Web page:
Whilst the incident outlined above was an isolated incident (the Hungarian Helsinki Committee is not aware of any similar incidents to date) the violation of fair trial guarantees continues. In particular the principle of presumption of innocence is regularly disregarded during the hearings of minor offence procedures against homeless people.

In most cases, homeless people are not allowed to attend their hearings in person. In several cases the court heard the homeless “perpetrators” via a video connection, despite defence requests for their client to attend in person. The court usually allows the defence attorney to leave the courtroom and join their client for their video testimony but this still undermines the defendants’ right to be heard in person. In one case, a court argued that the reason for the remote video hearing was that they wanted to protect the dignity of the accused persons, since their dignity would have been violated if they would have been escorted to the court from the police interrogation room in handcuffs and on a leading strap. This judicial reasoning is deeply flawed and simply serves to shed light on issues within the Hungarian judicial system. Why is the use of handcuffs and leading strap necessary when the defendant is fully cooperative and does not pose a danger to society?

It follows from case-law, as well as from relevant legal provisions, that if the precise conditions set out in law are not met, the use of restraining measures are unlawful. However, due to the (wrongly) established practice followed for decades, handcuffing is effectively automatic while escorting defendants to court.

Using handcuffs without any discretion can be an affront to human dignity and justifying keeping the accused in a separate room, away from their attorneys in order to protect this very right is obviously hypocritical. The relevant provisions indeed allow for remote hearings, i.e. a hearing via a telecommunication device, in case of offences of residing on public premises habitually, but it is not compulsory. Therefore there would be nothing to prevent the court from hearing the accused in the courtroom. Moreover, remote hearings serve different purposes. It may have special significance in the case of detainees posing a high security risk, since a remote hearing means that the risk that comes with them being transported is evaded. Furthermore, remote hearings allow for hearings across borders, or for protected persons or victims requiring special treatment, such as juveniles, to testify without being disturbed, far away from the accused person, in a separate room. These provisions were not put in place to deprive members of seriously vulnerable groups of the right to be heard in person at their own trial – a basic fair trial guarantee. Personal connection is necessary to develop a clear understanding of a case, therefore it is reasonable to expect the court to face the person subject to the procedure and learn about their circumstances in their physical reality.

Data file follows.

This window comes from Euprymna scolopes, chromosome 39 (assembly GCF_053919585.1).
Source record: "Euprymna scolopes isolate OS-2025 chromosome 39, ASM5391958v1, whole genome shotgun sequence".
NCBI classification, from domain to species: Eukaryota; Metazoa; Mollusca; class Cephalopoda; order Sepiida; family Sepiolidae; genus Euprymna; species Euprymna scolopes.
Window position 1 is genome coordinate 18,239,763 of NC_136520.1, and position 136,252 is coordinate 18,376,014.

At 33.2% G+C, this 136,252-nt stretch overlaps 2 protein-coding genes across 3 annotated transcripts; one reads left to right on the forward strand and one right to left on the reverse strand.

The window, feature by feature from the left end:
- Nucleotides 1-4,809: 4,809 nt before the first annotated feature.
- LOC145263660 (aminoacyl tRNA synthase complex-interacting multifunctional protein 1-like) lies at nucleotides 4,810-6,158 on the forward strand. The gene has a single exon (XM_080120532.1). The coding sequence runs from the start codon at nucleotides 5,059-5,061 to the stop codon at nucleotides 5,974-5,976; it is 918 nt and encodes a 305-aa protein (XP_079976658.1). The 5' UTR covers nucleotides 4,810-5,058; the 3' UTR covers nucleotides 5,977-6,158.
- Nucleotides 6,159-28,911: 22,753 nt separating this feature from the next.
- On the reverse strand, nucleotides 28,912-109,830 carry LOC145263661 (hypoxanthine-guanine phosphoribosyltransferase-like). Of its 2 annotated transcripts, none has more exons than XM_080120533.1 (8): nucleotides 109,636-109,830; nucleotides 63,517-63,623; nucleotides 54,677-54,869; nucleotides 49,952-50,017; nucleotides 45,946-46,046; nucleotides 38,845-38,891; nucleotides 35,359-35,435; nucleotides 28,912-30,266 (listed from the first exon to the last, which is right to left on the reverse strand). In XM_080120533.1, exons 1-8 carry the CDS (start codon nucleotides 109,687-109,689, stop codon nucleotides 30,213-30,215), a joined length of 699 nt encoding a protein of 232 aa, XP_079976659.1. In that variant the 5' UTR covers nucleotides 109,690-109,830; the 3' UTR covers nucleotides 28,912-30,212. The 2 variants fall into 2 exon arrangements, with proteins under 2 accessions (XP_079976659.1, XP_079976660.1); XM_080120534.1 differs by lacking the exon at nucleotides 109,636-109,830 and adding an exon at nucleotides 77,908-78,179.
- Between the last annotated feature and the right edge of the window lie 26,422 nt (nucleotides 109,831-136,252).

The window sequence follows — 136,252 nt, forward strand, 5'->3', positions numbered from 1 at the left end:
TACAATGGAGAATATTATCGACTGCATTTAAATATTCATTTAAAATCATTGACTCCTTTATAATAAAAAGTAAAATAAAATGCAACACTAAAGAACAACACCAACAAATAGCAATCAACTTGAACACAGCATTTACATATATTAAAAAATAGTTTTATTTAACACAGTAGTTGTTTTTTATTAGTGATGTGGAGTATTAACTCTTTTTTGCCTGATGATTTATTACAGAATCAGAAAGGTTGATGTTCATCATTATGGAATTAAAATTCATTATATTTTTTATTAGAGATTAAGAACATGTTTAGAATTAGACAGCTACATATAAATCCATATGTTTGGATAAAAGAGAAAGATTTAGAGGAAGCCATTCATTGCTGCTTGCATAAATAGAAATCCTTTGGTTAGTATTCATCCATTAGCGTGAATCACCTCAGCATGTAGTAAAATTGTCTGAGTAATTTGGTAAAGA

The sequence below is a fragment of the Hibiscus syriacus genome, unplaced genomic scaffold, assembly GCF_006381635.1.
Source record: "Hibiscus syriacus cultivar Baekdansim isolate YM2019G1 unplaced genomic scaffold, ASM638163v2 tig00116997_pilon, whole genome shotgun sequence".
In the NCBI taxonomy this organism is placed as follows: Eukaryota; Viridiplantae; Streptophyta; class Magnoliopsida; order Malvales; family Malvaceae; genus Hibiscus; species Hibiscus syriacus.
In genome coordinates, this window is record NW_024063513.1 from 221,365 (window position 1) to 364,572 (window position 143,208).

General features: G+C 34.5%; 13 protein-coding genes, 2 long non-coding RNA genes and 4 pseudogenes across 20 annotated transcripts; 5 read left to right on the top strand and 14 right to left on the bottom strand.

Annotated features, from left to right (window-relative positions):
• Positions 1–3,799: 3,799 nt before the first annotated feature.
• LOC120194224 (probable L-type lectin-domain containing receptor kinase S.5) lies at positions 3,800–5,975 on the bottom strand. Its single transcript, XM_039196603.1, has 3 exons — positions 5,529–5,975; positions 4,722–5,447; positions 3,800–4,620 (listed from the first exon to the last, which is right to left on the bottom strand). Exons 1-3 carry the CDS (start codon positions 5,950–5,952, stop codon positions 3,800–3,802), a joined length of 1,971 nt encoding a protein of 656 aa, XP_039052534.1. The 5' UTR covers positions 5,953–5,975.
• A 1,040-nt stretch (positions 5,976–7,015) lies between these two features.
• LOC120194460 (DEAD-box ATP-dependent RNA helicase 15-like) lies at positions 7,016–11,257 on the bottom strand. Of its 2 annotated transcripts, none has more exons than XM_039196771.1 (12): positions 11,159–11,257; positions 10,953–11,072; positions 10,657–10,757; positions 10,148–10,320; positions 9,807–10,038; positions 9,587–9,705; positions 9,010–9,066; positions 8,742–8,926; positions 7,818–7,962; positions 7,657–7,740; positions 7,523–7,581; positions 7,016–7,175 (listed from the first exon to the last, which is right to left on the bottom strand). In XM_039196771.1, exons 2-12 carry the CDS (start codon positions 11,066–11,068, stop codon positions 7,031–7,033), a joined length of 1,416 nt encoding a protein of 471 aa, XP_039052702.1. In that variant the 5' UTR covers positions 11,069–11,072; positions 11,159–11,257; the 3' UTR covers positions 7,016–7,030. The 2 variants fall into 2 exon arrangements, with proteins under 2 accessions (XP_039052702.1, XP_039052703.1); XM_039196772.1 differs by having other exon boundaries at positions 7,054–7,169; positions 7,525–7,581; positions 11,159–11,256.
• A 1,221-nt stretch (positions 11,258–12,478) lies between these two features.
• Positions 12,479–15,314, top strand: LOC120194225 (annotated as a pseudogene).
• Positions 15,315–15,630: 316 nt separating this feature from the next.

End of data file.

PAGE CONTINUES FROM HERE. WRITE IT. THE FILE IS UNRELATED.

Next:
In a case in July 2019, the defendant was not only kept in a separate room during the hearing, but was also forced to wear handcuffs the whole time. The combination of handcuffs and isolation was absurd as the defendant posed no threat to society but was more importantly a violation of the presumption of innocence and of the right to human dignity. 

It is unacceptable that the Hungarian government uses criminal law to address a challenging and nuanced social issue and that while doing so, disregards the fundamental rights and guarantees of a vulnerable, minority group who deserve support and empathy, not handcuffs and trials. 

 

If you are a journalist interested in this story, please telephone Fair Trials’ press department on +44 (0) 20 7822 2370 or +32 (0) 2 360 04 71.